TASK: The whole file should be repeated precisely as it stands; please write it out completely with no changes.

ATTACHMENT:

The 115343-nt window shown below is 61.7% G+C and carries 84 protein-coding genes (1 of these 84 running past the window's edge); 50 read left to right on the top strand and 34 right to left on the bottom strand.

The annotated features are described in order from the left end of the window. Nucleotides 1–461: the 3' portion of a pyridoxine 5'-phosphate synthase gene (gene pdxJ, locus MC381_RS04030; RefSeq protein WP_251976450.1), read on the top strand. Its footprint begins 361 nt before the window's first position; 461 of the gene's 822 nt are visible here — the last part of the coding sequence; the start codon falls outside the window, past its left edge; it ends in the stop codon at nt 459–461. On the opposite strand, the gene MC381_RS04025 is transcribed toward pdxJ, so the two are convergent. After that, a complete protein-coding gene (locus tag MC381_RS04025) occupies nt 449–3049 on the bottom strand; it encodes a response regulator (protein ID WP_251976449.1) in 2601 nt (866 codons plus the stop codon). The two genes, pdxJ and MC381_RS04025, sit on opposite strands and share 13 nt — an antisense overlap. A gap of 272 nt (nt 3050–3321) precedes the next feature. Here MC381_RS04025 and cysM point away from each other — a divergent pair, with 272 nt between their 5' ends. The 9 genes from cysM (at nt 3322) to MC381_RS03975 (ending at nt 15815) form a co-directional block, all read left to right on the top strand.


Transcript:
The 115343-nt window shown below is 61.7% G+C and carries 84 protein-coding genes (1 of these 84 running past the window's edge); 50 read left to right on the top strand and 34 right to left on the bottom strand.

The annotated features are described in order from the left end of the window. Nucleotides 1–461: the 3' portion of a pyridoxine 5'-phosphate synthase gene (gene pdxJ, locus MC381_RS04030; RefSeq protein WP_251976450.1), read on the top strand. Its footprint begins 361 nt before the window's first position; 461 of the gene's 822 nt are visible here — the last part of the coding sequence; the start codon falls outside the window, past its left edge; it ends in the stop codon at nt 459–461. On the opposite strand, the gene MC381_RS04025 is transcribed toward pdxJ, so the two are convergent. After that, a complete protein-coding gene (locus tag MC381_RS04025) occupies nt 449–3049 on the bottom strand; it encodes a response regulator (protein ID WP_251976449.1) in 2601 nt (866 codons plus the stop codon). The two genes, pdxJ and MC381_RS04025, sit on opposite strands and share 13 nt — an antisense overlap. A gap of 272 nt (nt 3050–3321) precedes the next feature. Here MC381_RS04025 and cysM point away from each other — a divergent pair, with 272 nt between their 5' ends. The 9 genes from cysM (at nt 3322) to MC381_RS03975 (ending at nt 15815) form a co-directional block, all read left to right on the top strand.